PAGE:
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Dehydration in the Working Dog

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Image Credit: Morgan Myrick

Die Hard Work Ethic is Hard to Tame: Dehydration in the Working Dog

A focused, hard-working dog is priceless no matter the type of work: military, police, rescue/recovery, hunting, field trial, herding, or agility-these dogs will put their job above physical needs. Dehydration can occur quickly in pets not properly conditioned to their job requirements or when they are working in environments where hydrating resources are suboptimal. Proactive, responsible handlers practice  prevention and work to reverse early signs of dehydration to keep their dogs on active duty.

Body Condition

We know perspiring, or sweating, helps cool our bodies.  Dogs’ bodies only perspire through their foot pads; the majority of their heat dissipation is through panting. Like an overweight offensive lineman in 90-degree heat and full gear, overweight dogs are not in any condition to work intensely in the heat. Dehydrated dogs are unable to regulate body temperature, think clearly, or perform at desired levels. Keep your pet in proper body condition and train regularly to keep metabolism at desired level for performance. Ensure proper nutrition year round, not seasonally.  If you expect racecar performance, put in the right fuel year round and keep the body tuned up.

Work Plan

Know what is available/expected for shade, water, terrain, and weather stress at your destination.  Pack clean water or water purifying equipment, your pet’s palatable normal diet and a bland diet alternative, a bag of sterile electrolyte fluid with a drip line and needle, a tarp or tent, a towel or blanket, a flashlight, a cell phone or radio, a map, and a first aid kit. In a dehydration emergency it may be beneficial to learn how to give sterile electrolyte containing fluids under the skin. Prevent exposure to ill or unvaccinated animals. Take breaks frequently for rest, injury assessment, and water intake. Discontinue an adventure or event if a pet becomes ill.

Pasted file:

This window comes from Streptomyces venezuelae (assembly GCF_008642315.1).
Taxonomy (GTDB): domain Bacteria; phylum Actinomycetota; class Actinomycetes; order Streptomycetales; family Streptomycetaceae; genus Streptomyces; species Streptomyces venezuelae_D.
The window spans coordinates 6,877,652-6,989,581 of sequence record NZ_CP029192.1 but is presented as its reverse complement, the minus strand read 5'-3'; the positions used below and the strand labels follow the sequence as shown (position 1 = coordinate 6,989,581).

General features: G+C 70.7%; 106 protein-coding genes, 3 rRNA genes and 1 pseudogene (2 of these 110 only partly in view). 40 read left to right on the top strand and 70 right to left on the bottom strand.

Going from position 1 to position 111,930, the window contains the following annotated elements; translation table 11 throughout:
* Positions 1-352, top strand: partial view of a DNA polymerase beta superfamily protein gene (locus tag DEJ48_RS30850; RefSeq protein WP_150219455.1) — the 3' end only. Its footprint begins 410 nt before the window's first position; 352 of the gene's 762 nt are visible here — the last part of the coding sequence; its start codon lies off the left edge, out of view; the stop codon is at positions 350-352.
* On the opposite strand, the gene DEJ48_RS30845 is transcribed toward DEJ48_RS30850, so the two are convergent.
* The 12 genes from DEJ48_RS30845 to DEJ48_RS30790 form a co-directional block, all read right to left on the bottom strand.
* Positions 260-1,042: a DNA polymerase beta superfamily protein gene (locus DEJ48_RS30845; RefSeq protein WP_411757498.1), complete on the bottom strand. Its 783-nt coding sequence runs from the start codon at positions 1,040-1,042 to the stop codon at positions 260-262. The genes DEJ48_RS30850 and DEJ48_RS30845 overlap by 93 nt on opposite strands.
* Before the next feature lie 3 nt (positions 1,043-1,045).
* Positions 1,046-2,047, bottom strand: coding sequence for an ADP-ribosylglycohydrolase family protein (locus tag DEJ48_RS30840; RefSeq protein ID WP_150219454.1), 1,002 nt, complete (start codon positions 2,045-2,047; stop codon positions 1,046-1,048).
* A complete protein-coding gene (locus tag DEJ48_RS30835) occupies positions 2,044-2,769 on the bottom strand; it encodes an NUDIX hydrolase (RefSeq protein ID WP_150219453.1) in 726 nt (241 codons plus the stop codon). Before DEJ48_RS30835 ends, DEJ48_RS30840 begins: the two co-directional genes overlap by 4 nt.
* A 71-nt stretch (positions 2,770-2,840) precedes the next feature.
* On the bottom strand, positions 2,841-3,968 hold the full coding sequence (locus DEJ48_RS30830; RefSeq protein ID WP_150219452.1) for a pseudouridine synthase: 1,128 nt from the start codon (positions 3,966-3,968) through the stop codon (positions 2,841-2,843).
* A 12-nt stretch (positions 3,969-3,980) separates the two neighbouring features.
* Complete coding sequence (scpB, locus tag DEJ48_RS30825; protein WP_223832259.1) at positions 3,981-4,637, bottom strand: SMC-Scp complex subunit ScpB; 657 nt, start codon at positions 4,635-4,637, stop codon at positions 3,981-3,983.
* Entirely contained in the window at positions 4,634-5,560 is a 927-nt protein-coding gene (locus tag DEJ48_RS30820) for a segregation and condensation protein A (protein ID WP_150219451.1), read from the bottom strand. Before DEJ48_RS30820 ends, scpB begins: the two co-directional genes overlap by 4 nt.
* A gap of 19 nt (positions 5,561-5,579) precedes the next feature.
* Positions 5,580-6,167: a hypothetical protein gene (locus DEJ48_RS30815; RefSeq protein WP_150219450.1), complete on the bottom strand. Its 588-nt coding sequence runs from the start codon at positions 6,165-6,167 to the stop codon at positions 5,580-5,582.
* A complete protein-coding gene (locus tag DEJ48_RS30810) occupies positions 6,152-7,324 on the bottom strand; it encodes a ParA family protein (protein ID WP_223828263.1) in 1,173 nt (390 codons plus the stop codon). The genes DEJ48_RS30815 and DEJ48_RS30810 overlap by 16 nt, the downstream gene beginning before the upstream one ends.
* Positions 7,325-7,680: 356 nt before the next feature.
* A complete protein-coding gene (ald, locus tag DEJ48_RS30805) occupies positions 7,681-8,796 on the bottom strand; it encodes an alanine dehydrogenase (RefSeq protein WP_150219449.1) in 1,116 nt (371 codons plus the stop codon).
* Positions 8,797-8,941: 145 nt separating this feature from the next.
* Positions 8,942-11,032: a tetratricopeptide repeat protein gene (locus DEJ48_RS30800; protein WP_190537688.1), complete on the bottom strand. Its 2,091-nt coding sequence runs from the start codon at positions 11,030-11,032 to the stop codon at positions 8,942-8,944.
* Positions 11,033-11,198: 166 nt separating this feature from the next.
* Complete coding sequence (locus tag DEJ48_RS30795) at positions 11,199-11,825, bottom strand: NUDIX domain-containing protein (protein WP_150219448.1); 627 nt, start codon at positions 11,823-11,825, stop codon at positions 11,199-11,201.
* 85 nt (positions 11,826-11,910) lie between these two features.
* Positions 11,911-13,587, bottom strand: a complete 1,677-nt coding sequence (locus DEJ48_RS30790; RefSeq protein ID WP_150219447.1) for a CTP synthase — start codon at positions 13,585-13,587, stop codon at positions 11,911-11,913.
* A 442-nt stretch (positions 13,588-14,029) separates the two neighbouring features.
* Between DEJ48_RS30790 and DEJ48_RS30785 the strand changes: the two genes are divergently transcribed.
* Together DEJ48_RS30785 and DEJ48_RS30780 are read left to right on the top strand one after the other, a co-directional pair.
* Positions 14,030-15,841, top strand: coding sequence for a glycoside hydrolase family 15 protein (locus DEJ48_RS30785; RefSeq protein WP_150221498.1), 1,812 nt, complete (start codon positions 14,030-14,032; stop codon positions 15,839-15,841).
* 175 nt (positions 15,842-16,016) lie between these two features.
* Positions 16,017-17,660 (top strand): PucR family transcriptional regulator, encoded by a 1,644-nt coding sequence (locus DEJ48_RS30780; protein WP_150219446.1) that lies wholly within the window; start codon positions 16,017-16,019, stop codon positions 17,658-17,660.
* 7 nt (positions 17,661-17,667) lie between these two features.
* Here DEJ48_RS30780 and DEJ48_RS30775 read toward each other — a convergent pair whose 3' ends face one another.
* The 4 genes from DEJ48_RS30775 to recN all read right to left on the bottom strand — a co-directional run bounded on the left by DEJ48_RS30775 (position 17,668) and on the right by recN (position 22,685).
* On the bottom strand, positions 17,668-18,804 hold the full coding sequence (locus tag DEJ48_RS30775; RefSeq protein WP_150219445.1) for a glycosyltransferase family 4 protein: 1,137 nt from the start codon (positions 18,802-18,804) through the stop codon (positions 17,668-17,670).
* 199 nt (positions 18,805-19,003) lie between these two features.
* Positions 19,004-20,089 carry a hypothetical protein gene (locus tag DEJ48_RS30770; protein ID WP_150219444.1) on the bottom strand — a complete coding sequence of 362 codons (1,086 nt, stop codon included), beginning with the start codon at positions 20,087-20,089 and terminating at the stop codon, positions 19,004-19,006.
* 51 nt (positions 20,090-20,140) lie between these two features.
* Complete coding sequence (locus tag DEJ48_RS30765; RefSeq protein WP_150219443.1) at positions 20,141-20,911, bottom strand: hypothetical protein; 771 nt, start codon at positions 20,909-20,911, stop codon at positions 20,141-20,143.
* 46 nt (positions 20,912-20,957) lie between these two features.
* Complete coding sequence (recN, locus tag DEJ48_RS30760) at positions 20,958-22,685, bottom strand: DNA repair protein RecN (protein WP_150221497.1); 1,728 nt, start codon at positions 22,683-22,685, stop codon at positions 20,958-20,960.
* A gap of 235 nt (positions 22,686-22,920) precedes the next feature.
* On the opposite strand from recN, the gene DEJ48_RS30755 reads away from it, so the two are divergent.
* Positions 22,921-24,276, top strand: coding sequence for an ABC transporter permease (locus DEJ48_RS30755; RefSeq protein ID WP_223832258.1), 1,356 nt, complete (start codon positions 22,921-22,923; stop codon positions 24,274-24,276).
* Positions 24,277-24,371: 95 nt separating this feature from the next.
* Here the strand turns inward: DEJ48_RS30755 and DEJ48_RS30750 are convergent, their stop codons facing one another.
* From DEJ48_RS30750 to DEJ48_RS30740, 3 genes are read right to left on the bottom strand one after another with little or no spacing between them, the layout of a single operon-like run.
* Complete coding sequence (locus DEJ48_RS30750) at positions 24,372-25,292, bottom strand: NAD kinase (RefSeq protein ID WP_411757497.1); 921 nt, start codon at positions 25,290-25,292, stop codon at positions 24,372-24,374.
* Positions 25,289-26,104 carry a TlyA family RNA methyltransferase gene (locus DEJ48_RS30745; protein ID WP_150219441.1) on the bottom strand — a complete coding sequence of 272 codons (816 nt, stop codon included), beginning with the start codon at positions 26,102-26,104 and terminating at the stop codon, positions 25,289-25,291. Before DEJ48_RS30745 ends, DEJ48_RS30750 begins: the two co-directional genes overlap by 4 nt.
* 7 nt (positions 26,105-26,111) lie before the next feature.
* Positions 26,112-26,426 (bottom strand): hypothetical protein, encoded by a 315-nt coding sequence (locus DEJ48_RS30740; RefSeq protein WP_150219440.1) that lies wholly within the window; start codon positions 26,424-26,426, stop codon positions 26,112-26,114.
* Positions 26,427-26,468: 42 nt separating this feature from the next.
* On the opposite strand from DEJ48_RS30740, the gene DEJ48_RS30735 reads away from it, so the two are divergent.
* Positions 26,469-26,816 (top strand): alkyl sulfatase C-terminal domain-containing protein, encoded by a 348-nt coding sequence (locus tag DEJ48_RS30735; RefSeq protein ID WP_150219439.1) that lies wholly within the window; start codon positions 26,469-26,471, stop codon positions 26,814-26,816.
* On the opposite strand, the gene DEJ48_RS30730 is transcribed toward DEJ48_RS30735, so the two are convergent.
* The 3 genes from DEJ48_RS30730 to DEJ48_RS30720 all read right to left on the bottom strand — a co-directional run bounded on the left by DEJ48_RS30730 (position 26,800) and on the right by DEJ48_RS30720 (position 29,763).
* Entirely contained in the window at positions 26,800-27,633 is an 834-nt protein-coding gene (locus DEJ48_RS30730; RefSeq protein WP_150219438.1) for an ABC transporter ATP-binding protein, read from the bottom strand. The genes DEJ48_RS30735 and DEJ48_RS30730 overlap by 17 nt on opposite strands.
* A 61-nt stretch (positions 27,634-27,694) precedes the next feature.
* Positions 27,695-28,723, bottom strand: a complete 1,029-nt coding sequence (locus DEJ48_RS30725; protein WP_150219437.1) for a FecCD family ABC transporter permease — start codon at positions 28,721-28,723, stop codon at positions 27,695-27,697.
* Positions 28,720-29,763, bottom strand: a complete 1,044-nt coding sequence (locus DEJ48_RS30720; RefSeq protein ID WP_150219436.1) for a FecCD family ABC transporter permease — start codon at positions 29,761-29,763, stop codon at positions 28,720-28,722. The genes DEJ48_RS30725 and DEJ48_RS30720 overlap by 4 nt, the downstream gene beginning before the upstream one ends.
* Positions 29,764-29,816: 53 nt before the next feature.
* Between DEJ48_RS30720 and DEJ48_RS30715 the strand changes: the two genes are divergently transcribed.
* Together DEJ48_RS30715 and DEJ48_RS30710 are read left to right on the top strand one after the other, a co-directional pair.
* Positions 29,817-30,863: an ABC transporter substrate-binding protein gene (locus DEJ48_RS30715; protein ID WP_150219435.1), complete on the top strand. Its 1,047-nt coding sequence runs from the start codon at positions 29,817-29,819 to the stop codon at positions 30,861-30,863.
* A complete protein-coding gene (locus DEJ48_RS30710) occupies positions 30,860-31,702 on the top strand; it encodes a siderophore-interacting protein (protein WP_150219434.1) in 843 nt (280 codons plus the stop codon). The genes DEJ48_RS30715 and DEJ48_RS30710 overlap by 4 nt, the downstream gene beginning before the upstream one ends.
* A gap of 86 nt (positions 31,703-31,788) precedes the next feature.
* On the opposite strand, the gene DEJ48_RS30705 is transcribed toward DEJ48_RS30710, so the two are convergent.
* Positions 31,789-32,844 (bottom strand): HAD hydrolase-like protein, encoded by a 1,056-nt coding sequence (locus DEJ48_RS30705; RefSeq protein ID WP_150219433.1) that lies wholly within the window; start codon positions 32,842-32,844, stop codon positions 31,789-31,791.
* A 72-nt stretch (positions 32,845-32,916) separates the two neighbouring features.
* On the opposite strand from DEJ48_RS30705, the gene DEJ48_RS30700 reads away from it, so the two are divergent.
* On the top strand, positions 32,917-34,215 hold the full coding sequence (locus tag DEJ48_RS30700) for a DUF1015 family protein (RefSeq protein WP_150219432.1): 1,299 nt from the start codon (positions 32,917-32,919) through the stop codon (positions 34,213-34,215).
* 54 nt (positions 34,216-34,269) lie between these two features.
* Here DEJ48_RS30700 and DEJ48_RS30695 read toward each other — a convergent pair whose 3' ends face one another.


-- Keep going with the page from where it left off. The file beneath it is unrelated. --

Common reasons pets become dehydrated:

Illness– prolonged vomiting or diarrhea, severe trauma and blood loss, diseases or medications affecting intake of nutrients

Lack of intake– prolonged travel without access to water, overcrowding, and stress

Temperature extremes– extreme heat or cold, elevated body temperature, and  over training 

Chronic disease – kidney disease, heart disease, diabetes, and endocrine diseases can all alter normal regulation of fluid homeostasis

Danger ahead! When to take a break and seek emergency care for dehydration:

  • Dry nose and gums
  • Loss of skin turgor (i.e. loss of skin elasticity)
  • Sunken dull eyes
  • Collapse or weakness
  • Altered mentation
  • Decreased or absent urination
  • Sticky, rope-like saliva
  • Vomiting or diarrhea lasting longer than 12-24hrs

*In contrast, a well-hydrated dog often presents with a wet nose, regular urination, normal thirst, and watery saliva. 

Signs of dehydration can occur quickly. A dog’s body consists of about 70% water – a vital nutrient to most all bodily functions. With severe fluid loss, dogs will be unable to consume enough fluid in a short amount of time to recover and will benefit from hospitalization for IV fluids and monitoring of internal organ function. Following the above listed tips and and early recognition of symptoms can help prevent severe organ damage or death. Dehydration in warm weather can easily progress to heat stroke (see related previous blog article to learn more about heat stroke).

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Amanda Burow, D.V.M. (Dr. B), is a graduate of Iowa State University’s College of Veterinary Medicine. Dr. Burow’s patient list includes hunting dogs of all varieties, as well as several field trial dogs and full time sporting guide dogs. In addition to practicing general veterinary medicine, she has special interest in the areas of preventive care, emergency medicine, and dermatology. In her spare time, she enjoys being outdoors and on the lake, staying active, reading, and spending time with family and friends.

Mud River is proud to share these tips from Dr. B with our customers. Keep in mind it is best to work with your local veterinarian to determine the needs for your animals.

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